What is a 457(b) plan?
A 457(b) plan is a tax-deferred (pre-tax) retirement savings plan made available to employees of governmental and certain non-profit organizations. Contributions to the plan are invested in mutual funds, bond funds, or other investment vehicles and grow tax free until withdrawn.
You are limited to the amount you may contribute to the 457(b) plan each year. Generally, you may contribute up to $20,500* per year. However, various Catch-up options may allow you to contribute more than $20,500*. If you are over age 50 you may contribute an additional $6,500*. Or there is a catch-up option available to some employees entering their final 3 years of employment prior to attaining normal retirement age which may allow for up to $20,500* additional to be contributed.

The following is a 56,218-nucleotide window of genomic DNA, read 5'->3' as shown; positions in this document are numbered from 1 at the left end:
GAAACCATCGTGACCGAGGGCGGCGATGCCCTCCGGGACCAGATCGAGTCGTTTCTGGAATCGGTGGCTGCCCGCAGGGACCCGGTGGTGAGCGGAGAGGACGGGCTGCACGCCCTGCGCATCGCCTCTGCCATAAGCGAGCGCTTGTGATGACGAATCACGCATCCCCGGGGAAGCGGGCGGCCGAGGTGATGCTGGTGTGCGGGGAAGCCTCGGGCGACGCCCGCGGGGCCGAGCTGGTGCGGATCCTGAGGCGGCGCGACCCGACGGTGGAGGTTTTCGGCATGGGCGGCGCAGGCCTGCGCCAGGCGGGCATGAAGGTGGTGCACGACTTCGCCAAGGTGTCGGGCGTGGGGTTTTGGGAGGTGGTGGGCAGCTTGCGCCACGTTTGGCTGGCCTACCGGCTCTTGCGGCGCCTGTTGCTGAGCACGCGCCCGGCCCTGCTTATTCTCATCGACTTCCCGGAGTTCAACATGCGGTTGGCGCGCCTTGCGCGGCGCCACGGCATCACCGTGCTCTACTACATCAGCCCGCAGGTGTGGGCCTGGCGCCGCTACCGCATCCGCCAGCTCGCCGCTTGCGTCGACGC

Your employer may also elect to make 457(b) contributions on your behalf. But your and your employer contributions may not exceed the $20,500* limit (or more if catch-up eligible).
The following are events that will allow you to withdraw funds from your account and either receive the money directly or rollover the money to a different retirement plan:
- Termination of employment from your current employer
- Unforeseeable emergency
Direct withdrawals may generally be made in the form of a lump sum distribution or in an annuity payment.
Loans may also be taken from your 457(b) plan. Consult with your advisor for additional details.
You may contribute to both the 457(b) and 403(b) plans concurrently. Therefore, if you desire to maximize your tax deferred savings opportunities you may wish to contribute to both plans. Each plan has separate $20,500* base contribution limitations (which may be higher if you qualify for a catch-up provision).